A cardinal feature of adaptive CD8+ T cell (also known as killer T cells) responses to infection is the rapid initiation of a proliferative response that coincides with acquisition of lineage-specific functions by pathogen-specific T cells. This enables the identification and removal of virus infected host cells. Once an infection is cleared, the expanded effector killer T cell population contracts, leaving a pool of long-lived, pathogen-specific memory T cells. In contrast to naïve CD8+ T cells, virus-specific memory CTLs are able to respond more readily and rapidly to subsequent infections, and without the need for further differentiation. This function enables rapid control of a secondary infection leading to immune protection. It is of paramount importance to harness killer T cell immunity for the development of vaccines and therapies for a variety of disease states. This includes infections, such as malaria, for which there are no effective vaccine strategies but for which T cell immunity is a strong correlate of protection. Moreover, there is a compelling need to augment current vaccine strategies to infections caused by influenza a virus (IAV), where T cell immunity is important for protection from disease when humoral (antibody immunity) is ineffective. This project will assess the capacity of novel vaccine formulations to induce robust killer T cell immunity to Influenza A virus using a combination of advanced molecular techniques such as single cell RNA-seq, ChIP-seq, ATAC-seq. When compared to immunity induced by IAV infection, this will not only provide a way of evaluating vaccine effectiveness, but will aslo provide key information about the molecular pathways that are utilised to establish optimal T cell immunity.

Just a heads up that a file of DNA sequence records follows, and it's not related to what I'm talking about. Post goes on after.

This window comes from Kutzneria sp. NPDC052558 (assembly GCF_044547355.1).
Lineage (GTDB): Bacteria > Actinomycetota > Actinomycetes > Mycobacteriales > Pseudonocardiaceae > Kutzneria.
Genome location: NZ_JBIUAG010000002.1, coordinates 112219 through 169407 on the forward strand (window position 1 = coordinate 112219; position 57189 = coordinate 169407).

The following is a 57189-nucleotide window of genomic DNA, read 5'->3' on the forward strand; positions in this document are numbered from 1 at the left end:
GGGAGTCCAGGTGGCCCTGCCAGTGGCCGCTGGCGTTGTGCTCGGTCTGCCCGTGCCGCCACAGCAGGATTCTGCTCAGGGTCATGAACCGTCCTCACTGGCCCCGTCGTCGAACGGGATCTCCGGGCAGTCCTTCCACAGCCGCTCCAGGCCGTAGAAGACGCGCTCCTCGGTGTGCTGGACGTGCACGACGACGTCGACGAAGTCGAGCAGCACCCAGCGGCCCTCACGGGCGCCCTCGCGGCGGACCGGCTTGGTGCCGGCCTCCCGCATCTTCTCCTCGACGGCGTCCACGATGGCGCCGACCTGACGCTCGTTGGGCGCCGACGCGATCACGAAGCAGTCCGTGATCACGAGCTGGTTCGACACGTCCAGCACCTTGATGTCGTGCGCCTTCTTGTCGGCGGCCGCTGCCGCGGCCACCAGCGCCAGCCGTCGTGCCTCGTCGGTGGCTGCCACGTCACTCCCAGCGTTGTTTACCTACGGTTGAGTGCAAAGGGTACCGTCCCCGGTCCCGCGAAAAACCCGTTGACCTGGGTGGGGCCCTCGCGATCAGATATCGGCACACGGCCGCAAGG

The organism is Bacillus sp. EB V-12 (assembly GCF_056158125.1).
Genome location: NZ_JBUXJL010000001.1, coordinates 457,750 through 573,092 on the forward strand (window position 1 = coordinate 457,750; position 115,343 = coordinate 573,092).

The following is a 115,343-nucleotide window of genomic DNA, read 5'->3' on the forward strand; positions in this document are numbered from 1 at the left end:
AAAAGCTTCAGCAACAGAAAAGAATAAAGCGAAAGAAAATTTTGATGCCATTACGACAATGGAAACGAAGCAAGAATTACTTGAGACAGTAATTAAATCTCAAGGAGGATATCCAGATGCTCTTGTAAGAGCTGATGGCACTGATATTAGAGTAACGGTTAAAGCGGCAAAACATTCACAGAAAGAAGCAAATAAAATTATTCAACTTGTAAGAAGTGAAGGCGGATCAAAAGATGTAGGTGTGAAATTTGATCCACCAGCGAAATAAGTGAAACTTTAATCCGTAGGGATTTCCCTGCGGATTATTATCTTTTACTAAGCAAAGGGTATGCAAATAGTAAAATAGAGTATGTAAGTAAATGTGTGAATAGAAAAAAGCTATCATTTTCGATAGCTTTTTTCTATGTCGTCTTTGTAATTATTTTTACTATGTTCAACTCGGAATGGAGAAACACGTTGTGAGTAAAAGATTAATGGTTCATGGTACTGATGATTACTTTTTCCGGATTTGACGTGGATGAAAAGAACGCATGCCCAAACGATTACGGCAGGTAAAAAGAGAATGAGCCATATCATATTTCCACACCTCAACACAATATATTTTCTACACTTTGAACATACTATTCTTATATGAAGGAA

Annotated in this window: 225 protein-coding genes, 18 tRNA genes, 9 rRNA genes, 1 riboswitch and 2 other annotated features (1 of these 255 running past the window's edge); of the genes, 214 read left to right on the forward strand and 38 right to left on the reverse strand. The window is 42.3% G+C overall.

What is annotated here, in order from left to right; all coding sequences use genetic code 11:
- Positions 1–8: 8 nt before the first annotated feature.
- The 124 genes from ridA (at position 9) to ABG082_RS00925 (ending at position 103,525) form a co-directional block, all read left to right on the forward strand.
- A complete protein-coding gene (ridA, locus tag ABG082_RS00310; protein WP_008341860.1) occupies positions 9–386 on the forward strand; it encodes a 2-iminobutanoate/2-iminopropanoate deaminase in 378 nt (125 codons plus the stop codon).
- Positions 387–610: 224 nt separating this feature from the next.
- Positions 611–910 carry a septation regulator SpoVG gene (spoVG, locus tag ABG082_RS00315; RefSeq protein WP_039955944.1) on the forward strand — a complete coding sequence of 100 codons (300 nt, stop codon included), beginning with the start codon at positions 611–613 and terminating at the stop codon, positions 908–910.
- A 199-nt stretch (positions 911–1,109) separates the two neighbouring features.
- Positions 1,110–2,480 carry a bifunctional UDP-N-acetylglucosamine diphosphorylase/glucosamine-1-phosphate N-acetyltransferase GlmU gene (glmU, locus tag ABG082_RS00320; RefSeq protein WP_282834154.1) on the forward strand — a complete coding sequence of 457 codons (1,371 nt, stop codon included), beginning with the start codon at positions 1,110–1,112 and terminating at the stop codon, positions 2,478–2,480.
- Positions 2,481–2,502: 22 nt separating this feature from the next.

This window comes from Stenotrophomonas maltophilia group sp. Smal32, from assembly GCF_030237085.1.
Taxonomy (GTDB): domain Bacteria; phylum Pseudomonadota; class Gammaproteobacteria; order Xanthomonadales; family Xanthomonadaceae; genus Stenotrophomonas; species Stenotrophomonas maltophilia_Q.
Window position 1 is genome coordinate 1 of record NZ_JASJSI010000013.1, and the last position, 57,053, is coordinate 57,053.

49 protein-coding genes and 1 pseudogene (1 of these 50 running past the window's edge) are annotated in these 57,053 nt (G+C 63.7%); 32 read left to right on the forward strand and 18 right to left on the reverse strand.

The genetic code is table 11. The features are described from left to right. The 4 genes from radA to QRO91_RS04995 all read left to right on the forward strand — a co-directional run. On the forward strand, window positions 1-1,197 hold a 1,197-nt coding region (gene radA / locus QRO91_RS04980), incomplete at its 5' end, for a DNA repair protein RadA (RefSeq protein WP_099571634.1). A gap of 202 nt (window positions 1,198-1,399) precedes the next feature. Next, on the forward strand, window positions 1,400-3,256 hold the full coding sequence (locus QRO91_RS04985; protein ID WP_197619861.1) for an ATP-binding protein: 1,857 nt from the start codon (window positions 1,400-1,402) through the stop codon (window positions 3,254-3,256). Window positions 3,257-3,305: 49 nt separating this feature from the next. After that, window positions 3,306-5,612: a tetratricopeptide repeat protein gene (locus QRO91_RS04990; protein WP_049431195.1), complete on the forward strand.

Influenza, virus, immunity, T cells, epigenetics, gene transcription, immunological memory, vaccination
Biomedicine Discovery Institute (School of Biomedical Sciences) » Microbiology
Masters by research
18 Innovation Walk